Is fiber the new Paleo?
By Jay Wiener
Founder & CEO, WeightZone Factor
Paleo, the most popular diet of the decade, sounds simple: if you eat the way our cavemen ancestors did, you’ll lose weight and be healthier. Just one problem: no one knows what caveman ate. The people who created the Paleo Diet guessed, and they were wrong. How do we know? By studying the fiber in Paleo Poop.
We have evolved considerably since the days when orange-haired cavemen roamed the planet, clubbing animals and insulting other cave families with primitive language: “Huge”, “Loser”, and “I’ll make Mexico pay for the Wall.” (Apparently, caveman eating habits have evolved but their vocabulary hasn’t.) We have evolved (and continue to evolve) more rapidly than expected, in part due to our new, expanded food sources. (Note: I think that the lack of orange hair in all but the most primitive primates is definitive proof of evolution, but that is a topic for a different post.)
What is a Paleo Diet?
People on a Paleo diet eat fruits, vegetables, lean meats (preferably grass-fed or wild), seafood, nuts and seeds, and healthy oils. They avoid grains, dairy, processed foods and sugars, legumes, starches and alcohol. However, at least two major changes have occurred since the Paleolithic days:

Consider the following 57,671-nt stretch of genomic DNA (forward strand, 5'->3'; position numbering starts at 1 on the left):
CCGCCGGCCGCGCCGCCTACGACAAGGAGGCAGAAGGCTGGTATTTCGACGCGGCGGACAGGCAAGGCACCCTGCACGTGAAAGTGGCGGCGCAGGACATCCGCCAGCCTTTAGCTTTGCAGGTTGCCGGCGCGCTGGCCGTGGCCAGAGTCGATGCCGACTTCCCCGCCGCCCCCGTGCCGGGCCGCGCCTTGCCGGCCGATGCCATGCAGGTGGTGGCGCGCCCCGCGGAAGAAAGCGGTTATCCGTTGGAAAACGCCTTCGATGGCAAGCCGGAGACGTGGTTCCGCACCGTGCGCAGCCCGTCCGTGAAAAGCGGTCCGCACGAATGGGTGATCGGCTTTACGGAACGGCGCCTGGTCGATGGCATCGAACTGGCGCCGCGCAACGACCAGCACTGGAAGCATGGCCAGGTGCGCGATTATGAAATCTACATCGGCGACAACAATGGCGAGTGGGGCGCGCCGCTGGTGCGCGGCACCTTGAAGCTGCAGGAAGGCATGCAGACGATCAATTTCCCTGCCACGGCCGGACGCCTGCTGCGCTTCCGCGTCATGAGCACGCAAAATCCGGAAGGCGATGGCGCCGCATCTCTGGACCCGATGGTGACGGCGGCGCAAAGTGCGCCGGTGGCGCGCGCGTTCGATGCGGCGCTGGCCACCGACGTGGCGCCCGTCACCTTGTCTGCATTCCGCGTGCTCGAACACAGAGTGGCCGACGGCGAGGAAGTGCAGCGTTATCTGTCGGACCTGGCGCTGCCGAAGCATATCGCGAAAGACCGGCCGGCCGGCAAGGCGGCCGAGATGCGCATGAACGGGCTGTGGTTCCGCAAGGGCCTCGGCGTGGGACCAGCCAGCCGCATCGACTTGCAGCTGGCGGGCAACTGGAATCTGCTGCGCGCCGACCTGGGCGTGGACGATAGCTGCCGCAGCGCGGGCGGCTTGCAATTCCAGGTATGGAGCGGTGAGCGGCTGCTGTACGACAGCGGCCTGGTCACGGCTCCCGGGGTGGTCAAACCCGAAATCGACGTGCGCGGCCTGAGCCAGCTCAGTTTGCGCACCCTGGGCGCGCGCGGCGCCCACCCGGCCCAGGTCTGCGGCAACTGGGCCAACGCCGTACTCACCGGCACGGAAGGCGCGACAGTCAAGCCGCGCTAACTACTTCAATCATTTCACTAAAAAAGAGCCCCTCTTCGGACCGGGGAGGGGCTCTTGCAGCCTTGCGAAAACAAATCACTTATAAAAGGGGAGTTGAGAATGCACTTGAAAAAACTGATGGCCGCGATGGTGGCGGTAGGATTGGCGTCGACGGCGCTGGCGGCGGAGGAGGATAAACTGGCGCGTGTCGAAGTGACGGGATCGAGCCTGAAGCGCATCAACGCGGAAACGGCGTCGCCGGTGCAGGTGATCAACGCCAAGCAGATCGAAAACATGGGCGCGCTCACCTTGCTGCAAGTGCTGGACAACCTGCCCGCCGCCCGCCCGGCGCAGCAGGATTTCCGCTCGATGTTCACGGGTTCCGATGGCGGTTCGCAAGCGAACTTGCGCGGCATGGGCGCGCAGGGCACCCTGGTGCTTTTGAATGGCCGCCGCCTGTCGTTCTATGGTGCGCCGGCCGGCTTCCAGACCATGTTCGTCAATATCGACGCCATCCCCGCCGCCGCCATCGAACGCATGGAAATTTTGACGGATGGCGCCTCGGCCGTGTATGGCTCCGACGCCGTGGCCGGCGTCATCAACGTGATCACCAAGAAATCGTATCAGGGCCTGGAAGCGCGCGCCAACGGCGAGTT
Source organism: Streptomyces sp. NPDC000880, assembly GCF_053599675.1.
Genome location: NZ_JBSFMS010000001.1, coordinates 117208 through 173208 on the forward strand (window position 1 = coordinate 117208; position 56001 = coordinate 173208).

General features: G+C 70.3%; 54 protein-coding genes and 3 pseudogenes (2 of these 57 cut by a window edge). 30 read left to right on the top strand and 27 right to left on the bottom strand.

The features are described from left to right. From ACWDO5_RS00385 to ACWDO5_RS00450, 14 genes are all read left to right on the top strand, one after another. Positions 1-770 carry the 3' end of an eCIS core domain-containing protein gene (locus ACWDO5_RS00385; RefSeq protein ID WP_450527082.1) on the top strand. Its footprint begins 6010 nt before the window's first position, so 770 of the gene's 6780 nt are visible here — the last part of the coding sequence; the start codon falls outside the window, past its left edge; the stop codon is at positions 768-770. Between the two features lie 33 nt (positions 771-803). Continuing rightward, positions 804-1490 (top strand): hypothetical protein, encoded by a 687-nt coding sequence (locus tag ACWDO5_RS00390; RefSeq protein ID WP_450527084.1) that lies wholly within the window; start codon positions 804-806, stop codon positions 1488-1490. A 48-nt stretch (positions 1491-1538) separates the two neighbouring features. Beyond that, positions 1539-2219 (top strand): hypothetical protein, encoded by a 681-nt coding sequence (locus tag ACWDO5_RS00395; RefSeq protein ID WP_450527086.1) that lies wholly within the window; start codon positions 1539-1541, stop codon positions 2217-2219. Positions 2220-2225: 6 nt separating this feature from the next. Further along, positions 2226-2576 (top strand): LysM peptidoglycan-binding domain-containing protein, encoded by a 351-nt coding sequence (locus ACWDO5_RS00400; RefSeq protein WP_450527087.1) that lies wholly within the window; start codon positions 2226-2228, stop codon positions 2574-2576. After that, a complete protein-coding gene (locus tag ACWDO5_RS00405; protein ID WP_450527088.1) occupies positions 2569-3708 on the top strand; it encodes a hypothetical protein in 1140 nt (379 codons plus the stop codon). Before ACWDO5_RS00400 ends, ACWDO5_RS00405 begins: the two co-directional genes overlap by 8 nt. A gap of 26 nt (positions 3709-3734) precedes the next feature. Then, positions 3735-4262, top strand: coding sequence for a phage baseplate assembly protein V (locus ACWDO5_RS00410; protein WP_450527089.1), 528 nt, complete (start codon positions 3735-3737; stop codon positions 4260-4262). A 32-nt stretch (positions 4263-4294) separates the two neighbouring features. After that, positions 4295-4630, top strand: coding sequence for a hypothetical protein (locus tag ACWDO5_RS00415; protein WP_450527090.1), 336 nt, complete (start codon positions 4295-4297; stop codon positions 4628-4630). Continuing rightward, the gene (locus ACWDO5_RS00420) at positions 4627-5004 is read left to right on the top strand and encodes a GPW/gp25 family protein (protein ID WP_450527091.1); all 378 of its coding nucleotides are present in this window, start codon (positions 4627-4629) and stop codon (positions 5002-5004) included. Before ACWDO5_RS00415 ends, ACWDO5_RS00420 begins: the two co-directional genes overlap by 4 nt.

- Modern humans eat just a small fraction of the fiber that our ancestors ate.
- Our gut bacteria have changed dramatically.
If you want to diet successfully, you’ll need to account for both of these changes.
How did the Paleo Movement start?
Paleo doesn’t account for any of these changes, but we can. Let’s build a better Paleo Diet based on what scientists have learned in the thirty years since S. Boyd Eaton and Melvin Konner wrote the article that touched off the Paleo movement (yes, that was an intentional Paleo Poop Pun. There might be more.)
Appearing in the New England Journal of Medicine in January 1985, “Paleolithic Nutrition: A Consideration of Its Nature and Current Implications” argued that the human body is “genetically programmed” to run, not on a modern diet, but on the foods consumed by our Stone Age ancestors.
“The human genetic constitution has changed relatively little since the appearance of truly modern human beings, Homo sapiens sapiens, about 40,000 years ago,” they wrote. The authors reasoned that our digestive process has been shaped by several hundred thousand years as hunter-gatherers, not by the brief 10,000-year span since the advent of farming. Meat, probably lots of it, as well as fruits and vegetables were Paleo-friendly. The staples of agriculture—breads, grains, dairy, starches, legumes and alcohol—were not. Processed foods and refined sugars–very modern inventions–were also excluded.
However, the authors’ basic assumptions about what our ancestors ate and what has changed since then were wrong. This doesn’t mean that the Paleo Diet doesn’t work; it is spectacularly successful for those few people who (A) adhere to its stringent rules and (B) center their diets on fruits and vegetables, not protein. However, this Spartan regimen is unnecessary.